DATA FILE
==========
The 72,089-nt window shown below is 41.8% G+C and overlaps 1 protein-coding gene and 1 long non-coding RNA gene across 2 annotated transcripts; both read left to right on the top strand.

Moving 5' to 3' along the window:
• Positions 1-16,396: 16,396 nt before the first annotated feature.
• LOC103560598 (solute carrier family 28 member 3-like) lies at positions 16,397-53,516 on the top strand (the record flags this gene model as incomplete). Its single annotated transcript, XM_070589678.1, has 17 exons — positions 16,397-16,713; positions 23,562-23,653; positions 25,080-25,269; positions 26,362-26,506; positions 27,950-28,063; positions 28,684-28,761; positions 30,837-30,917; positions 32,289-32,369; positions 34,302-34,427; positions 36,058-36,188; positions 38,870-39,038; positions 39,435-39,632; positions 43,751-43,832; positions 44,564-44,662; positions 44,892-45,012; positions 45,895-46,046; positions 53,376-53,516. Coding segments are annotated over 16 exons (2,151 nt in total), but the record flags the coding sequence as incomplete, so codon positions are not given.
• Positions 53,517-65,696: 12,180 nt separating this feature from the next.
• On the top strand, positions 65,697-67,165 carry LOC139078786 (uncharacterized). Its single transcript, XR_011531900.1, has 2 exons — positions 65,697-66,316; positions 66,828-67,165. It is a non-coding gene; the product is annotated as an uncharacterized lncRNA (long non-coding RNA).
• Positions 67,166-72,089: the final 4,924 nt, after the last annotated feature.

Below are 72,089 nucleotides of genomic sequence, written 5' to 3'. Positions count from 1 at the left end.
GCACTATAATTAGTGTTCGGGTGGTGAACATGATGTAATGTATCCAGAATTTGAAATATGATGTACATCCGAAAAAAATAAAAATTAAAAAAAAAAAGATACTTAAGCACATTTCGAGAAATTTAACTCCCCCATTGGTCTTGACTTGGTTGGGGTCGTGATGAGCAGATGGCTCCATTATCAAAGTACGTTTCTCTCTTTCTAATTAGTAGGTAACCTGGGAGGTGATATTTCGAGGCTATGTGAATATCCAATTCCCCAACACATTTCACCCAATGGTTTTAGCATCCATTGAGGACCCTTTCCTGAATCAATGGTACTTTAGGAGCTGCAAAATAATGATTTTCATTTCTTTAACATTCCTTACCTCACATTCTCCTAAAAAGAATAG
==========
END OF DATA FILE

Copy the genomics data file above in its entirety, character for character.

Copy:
The 72,089-nt window shown below is 41.8% G+C and overlaps 1 protein-coding gene and 1 long non-coding RNA gene across 2 annotated transcripts; both read left to right on the top strand.

Moving 5' to 3' along the window:
• Positions 1-16,396: 16,396 nt before the first annotated feature.
• LOC103560598 (solute carrier family 28 member 3-like) lies at positions 16,397-53,516 on the top strand (the record flags this gene model as incomplete). Its single annotated transcript, XM_070589678.1, has 17 exons — positions 16,397-16,713; positions 23,562-23,653; positions 25,080-25,269; positions 26,362-26,506; positions 27,950-28,063; positions 28,684-28,761; positions 30,837-30,917; positions 32,289-32,369; positions 34,302-34,427; positions 36,058-36,188; positions 38,870-39,038; positions 39,435-39,632; positions 43,751-43,832; positions 44,564-44,662; positions 44,892-45,012; positions 45,895-46,046; positions 53,376-53,516. Coding segments are annotated over 16 exons (2,151 nt in total), but the record flags the coding sequence as incomplete, so codon positions are not given.
• Positions 53,517-65,696: 12,180 nt separating this feature from the next.
• On the top strand, positions 65,697-67,165 carry LOC139078786 (uncharacterized). Its single transcript, XR_011531900.1, has 2 exons — positions 65,697-66,316; positions 66,828-67,165. It is a non-coding gene; the product is annotated as an uncharacterized lncRNA (long non-coding RNA).
• Positions 67,166-72,089: the final 4,924 nt, after the last annotated feature.

Below are 72,089 nucleotides of genomic sequence, written 5' to 3'. Positions count from 1 at the left end.
GCACTATAATTAGTGTTCGGGTGGTGAACATGATGTAATGTATCCAGAATTTGAAATATGATGTACATCCGAAAAAAATAAAAATTAAAAAAAAAAAGATACTTAAGCACATTTCGAGAAATTTAACTCCCCCATTGGTCTTGACTTGGTTGGGGTCGTGATGAGCAGATGGCTCCATTATCAAAGTACGTTTCTCTCTTTCTAATTAGTAGGTAACCTGGGAGGTGATATTTCGAGGCTATGTGAATATCCAATTCCCCAACACATTTCACCCAATGGTTTTAGCATCCATTGAGGACCCTTTCCTGAATCAATGGTACTTTAGGAGCTGCAAAATAATGATTTTCATTTCTTTAACATTCCTTACCTCACATTCTCCTAAAAAGAATAG